Black History Month, a month in America and other countries to celebrate the contributions of black people and African descent, had its origin story in 1915. 

The Origins Of Black History Month

On September 9, 1915, Carter G. Woodson, William D. Hartgrove, George Cleveland Hall, Alexander L. Jackson, and James E. Stamps founded the Association for the Study of Negro Life and History (now known as the Association for the Study of African American Life and History). The purpose was to share the history and accomplishments of Black Americans and other cultures that were misrepresented.

The Father Of Black History

Carter G. Woodson is known as the “Father of Black History.” 

The Father of Black History was born Carter Goodwin Woodson. (December 19, 1875 – April 3, 1950) He was born in New Canton, Virginia, to former slaves. 

He received a graduate degree from the University of Chicago and obtained his Ph.D. from Harvard University in 1912. Carter was the second African American to receive a PH.D. from Harvard behind W.E.B. Du Bois. Much of Carter’s academic career was spent at Howard University, a historically black college located in Washington, D.C. 

Mr. Woodson is buried in the Lincoln Memorial Cemetry in Suitland, Maryland.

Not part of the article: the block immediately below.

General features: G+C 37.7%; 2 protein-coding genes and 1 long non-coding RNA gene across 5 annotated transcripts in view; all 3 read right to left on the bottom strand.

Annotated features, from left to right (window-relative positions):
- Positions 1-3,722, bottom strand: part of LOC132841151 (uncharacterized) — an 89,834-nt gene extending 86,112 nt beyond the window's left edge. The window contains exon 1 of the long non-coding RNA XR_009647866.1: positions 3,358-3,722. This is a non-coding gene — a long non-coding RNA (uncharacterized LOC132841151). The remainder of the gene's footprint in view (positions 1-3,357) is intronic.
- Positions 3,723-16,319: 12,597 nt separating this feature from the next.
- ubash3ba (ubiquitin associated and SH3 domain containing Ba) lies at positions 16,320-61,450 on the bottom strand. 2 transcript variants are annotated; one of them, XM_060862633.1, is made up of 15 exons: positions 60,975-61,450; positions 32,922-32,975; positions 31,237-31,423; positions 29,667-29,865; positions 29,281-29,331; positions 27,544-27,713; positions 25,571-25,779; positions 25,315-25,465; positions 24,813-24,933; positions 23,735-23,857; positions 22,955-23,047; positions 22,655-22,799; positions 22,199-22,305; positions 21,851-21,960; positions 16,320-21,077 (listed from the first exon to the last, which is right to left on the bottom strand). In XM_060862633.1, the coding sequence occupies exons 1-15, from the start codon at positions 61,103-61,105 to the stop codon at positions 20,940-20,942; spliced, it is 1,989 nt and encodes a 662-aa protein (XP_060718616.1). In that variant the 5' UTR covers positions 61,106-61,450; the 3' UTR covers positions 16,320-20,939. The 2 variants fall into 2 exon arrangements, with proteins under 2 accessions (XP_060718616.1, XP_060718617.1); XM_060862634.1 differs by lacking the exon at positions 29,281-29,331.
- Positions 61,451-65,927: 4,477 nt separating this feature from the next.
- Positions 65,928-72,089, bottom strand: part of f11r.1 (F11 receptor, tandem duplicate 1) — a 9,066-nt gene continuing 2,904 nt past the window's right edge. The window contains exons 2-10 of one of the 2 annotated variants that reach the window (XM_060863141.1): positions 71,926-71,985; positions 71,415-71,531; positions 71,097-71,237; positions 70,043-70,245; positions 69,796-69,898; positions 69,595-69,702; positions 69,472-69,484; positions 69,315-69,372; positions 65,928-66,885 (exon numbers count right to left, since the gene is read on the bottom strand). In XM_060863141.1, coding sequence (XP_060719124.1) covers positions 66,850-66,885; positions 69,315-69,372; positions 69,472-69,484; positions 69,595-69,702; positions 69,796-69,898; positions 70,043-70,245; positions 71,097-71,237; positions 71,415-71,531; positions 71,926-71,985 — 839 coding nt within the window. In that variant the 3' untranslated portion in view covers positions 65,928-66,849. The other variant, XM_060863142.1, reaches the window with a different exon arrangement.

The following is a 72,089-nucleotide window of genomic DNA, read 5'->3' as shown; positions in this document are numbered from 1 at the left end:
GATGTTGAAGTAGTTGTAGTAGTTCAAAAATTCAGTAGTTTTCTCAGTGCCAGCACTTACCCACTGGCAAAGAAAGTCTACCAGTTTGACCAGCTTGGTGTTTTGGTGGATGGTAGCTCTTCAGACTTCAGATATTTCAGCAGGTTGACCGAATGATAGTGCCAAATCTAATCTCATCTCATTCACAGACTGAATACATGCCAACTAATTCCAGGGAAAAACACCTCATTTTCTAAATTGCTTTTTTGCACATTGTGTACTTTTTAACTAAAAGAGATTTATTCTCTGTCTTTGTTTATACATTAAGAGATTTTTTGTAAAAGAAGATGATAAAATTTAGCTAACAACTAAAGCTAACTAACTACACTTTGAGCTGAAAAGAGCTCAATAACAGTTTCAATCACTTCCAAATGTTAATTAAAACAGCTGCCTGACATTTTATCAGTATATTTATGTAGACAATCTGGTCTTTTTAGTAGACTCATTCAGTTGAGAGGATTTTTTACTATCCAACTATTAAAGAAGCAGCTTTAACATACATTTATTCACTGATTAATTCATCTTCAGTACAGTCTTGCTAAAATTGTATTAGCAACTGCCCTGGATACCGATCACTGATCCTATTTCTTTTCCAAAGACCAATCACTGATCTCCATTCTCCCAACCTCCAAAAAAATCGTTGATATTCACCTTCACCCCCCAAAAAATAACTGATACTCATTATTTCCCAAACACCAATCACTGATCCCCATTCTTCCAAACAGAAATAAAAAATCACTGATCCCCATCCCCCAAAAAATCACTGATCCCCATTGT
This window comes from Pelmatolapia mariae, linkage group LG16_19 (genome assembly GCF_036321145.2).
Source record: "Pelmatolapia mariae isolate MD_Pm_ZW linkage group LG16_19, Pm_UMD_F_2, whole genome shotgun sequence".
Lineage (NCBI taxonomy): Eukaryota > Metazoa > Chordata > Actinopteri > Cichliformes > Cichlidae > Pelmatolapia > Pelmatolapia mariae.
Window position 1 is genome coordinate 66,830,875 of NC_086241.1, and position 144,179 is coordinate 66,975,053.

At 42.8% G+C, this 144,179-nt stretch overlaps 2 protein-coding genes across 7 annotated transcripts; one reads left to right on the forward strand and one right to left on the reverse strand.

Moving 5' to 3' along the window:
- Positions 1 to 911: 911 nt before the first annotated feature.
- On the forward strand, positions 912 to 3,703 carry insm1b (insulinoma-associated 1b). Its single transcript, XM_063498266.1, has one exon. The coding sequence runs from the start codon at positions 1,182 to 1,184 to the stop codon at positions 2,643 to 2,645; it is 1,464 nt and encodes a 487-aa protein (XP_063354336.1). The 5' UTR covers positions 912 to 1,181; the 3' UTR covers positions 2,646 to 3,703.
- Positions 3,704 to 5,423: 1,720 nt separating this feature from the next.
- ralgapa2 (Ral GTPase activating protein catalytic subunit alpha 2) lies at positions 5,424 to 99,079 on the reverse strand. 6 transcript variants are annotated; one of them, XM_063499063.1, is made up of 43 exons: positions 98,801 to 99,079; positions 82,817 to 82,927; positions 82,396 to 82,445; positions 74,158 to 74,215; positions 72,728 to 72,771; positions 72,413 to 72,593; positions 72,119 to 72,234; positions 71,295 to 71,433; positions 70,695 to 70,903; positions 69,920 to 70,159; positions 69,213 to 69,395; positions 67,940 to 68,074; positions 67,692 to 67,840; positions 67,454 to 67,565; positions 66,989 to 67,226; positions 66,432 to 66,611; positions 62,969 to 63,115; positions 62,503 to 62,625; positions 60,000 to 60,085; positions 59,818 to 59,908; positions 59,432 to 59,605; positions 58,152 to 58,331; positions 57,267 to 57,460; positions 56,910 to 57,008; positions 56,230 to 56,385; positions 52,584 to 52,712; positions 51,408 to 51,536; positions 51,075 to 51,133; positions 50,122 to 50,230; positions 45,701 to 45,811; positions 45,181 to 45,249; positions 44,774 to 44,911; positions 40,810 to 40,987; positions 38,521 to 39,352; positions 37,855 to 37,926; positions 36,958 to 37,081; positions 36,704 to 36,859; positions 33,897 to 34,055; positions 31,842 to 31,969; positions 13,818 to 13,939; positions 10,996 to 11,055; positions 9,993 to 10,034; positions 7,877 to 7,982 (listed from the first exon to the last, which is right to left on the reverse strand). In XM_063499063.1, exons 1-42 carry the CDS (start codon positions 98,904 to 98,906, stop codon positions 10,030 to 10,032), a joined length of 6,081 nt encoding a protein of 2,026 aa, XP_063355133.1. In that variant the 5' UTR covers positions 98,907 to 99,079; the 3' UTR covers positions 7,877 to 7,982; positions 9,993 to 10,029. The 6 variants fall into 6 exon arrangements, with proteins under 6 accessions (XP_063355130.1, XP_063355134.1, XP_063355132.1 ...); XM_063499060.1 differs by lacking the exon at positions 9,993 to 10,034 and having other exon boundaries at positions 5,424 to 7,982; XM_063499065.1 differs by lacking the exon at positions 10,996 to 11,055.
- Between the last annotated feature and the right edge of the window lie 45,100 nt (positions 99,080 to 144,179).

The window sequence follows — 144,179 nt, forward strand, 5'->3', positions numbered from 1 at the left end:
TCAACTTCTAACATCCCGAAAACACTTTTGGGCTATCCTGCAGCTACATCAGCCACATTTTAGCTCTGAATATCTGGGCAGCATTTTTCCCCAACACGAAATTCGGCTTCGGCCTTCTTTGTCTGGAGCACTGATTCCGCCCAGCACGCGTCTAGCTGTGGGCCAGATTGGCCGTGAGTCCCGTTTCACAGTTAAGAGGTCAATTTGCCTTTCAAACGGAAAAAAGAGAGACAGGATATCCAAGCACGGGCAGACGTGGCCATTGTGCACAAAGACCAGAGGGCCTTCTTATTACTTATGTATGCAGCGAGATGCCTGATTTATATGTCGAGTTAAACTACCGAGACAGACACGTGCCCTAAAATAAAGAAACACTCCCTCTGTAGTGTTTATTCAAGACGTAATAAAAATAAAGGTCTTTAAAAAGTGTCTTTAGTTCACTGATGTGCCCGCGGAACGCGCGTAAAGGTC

He passed away in his home located in the Shaw neighborhood of Washington, D.C., on April 3, 1950. 

The History Of Black History Month

In 1926, Woodson and the Association advocated for Negro History Week. 

Negro History Week was placed in the 2nd week of February to coincide with Abraham Lincoln and Fredrick Douglass’ birthdays. 

Where Did The First Celebration Of Black History Month Take Place?

The first Black History Month celebration took place at Kent University in Kent, Ohio.

In February 1969, Black educators and students from Kent University proposed to expand Negro History Week to a month. 

On February 1, 1970, the first celebration took place from January 2, 1970, to February 28, 1970.

Black History Month Officially Recognized

In 1976, Gerald Ford recognized Black History Month officially. Since then, every president has recognized Black History Month and implemented a theme. 

2020 Black History Month Theme

2020 Black History Month’s theme is African Americans and the Vote. 

This year is the 150th year black men have been able to vote after the signing of the 15th amendment. As well as the 100th year that women gained the right to vote. 

Participate in this year’s theme, especially black Americans and women voters. Honor the people who fought for your right to vote. 

Vote in the 2020 election.

You can also read more about Black History Month, find some Black History books for children, and learn about 5 black military units who changed American history.